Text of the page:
With regard to potential changes due to prior experience and learning, previous studies with Western scrub-jays suggested that the caching behaviour itself is underpinned by a motivational system that acts as a compulsion to cache and that is not sensitive to reinforcement or other external conditions and that a second motivational system influences decision making during caching through sensitivity to conditions at cache retrieval (Clayton et al., 2005; de Kort et al., 2007). In our laboratory, caching experiments are conducted such that an observer is located in an adjacent compartment and cannot access the conspecific’s caches, and in retrieval sessions the jays also receive feedback that their caches are unaffected by conditions at caching. If the jays’ cognitive system tracks conditions at retrieval, then all experiments in which caches are unaffected, i.e., when jays regularly find them intact in the retrieval phase of a study, may favour a decrease in the birds’ motivation to employ cache-protection strategies in the next similar situation. Thus, it cannot be excluded that the very first time when jays are presented with a novel set-up, their motivation to protect caches is higher than in subsequent presentations, but at the moment this must remain a speculation until studies directly test this possibility. As such, already Experiments 1 and 2 but especially the replication attempts in Experiments 3–5 may have low validity, despite them using natural caching behaviours. This issue is likely exacerbated by the fact that our Eurasian jays regularly cache outside of testing time, such that laboratory conditions do not impair the natural intensity of caching behaviour exhibited by this species (Goodwin, 1951; Goodwin, 1986). In particular, our jays frequently save several food items (e.g., nuts, insect larvae) to take with them (e.g., store items in the crop) when released from the testing compartments to be cached in the aviary, as well as cache maintenance food (e.g., seeds, vegetables, eggs) during their normal daily activities given that their aviaries offer plenty of opportunities. This behaviour is in line with one of the experiments reported by de Kort et al., 2007 in which the scrub-jays learned to inhibit caching at one location from which caches were pilfered if another location was available immediately afterwards in which caches were left intact.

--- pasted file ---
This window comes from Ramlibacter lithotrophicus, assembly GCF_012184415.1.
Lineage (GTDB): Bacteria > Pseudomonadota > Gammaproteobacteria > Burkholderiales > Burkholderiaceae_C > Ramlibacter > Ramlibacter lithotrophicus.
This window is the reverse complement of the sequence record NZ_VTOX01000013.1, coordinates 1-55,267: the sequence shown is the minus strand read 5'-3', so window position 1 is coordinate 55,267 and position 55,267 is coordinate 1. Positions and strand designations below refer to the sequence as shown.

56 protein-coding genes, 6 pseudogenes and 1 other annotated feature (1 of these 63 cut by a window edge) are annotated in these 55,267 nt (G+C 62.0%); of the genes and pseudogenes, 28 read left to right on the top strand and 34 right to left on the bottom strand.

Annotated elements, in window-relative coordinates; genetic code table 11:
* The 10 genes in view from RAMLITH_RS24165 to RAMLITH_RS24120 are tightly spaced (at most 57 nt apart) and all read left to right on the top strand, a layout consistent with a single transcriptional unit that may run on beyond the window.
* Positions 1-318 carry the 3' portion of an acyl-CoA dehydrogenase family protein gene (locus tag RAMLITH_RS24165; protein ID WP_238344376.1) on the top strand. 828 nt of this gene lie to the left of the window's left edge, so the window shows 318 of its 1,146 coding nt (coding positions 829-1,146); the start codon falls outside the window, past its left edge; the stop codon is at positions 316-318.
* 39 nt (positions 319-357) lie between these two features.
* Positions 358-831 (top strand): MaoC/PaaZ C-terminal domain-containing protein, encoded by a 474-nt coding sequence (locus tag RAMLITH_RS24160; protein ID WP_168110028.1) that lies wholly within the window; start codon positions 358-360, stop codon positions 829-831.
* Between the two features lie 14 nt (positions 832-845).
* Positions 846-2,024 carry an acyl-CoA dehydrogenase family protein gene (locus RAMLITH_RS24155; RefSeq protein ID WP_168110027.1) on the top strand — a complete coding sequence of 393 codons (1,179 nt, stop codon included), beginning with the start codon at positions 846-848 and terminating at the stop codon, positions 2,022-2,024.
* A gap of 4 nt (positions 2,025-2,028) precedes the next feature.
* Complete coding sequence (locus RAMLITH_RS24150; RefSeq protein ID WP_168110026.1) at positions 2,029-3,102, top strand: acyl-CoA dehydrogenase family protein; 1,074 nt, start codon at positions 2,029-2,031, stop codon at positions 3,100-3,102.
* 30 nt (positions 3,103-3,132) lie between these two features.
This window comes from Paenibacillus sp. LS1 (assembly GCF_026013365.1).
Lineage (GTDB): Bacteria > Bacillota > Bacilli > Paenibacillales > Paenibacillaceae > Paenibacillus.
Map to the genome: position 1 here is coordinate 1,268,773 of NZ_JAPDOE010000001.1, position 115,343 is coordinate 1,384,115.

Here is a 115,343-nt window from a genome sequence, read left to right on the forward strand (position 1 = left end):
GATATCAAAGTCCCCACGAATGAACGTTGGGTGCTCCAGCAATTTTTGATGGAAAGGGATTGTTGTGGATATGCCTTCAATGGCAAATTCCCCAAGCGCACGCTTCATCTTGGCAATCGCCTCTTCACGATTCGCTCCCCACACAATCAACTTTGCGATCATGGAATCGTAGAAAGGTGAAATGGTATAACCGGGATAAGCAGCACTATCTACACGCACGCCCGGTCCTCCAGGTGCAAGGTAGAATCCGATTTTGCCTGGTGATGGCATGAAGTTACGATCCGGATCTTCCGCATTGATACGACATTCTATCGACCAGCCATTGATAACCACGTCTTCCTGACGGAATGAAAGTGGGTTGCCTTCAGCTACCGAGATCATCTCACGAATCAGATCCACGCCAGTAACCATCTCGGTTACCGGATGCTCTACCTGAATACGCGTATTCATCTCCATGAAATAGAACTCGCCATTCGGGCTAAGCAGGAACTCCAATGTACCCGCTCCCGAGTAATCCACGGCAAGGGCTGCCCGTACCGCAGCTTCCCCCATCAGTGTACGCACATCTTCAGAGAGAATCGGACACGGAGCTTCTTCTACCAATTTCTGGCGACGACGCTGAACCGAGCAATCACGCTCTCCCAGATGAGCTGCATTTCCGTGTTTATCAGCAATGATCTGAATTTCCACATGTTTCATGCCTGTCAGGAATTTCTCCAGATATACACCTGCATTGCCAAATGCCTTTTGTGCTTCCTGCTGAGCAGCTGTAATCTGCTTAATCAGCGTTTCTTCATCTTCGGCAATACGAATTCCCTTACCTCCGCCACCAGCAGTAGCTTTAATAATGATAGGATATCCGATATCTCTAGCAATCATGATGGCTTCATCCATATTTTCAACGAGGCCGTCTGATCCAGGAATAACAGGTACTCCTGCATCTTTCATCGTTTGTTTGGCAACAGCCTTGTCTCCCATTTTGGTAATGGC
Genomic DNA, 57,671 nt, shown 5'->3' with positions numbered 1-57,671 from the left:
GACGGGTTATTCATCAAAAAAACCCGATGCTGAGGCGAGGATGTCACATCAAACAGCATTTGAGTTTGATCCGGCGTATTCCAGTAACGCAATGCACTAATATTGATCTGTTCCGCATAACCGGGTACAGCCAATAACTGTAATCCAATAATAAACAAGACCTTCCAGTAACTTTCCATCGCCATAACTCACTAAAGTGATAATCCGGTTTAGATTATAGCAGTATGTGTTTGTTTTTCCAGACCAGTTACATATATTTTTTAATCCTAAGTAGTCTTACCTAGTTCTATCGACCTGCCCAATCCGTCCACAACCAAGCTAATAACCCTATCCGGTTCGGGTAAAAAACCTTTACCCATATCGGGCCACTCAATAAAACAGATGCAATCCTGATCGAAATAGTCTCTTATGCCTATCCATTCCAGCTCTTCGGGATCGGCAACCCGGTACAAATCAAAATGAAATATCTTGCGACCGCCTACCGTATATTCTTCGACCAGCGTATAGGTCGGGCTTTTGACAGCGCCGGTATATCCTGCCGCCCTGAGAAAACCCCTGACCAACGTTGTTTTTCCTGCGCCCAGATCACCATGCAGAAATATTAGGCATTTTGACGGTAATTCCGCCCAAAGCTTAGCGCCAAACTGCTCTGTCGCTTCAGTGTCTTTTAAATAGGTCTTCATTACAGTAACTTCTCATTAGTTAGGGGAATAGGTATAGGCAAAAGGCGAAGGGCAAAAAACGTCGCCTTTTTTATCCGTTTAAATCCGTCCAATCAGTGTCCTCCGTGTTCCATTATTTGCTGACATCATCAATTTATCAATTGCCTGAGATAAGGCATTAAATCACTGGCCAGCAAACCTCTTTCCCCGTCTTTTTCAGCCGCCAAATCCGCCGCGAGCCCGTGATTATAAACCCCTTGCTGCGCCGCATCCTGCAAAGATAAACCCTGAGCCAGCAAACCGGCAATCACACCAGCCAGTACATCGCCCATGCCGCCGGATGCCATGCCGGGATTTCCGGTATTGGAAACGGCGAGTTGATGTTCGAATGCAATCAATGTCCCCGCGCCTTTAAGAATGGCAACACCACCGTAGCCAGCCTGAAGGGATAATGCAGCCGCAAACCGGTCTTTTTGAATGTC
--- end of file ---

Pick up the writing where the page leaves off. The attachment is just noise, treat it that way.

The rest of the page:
To investigate the possible influences on the jays’ motivational systems described above, one would ideally use a new sample of birds lacking an extensive experimental history with caching experiments. Unfortunately, it is unlikely that a study like the one above could be conducted in a near future on the same species of corvids because Eurasian jays are not currently housed in any other laboratory in the world, and there is no guarantee that a new colony will be acquired by our laboratory. There seem to be few other ways to test the motivation of our jays to display cache-protection behaviours because to validate their motivation to protect caches would require them to demonstrate the cache-protection behaviours that we set out to test. From negative results alone, it is unlikely that we can dissociate the possibility that the jays cannot display cache-protection behaviours from the possibility that the jays are not motivated to display them. Ultimately, we believe that these issues around the interplay between cognitive and motivational systems are not trivial and that they will need to be considered – alongside issues of low power – by researchers working in the field when addressing issues of reliability and validity of results, including replication attempts, especially given that many studies in the field of comparative cognition also rely on re-using the same samples of animals.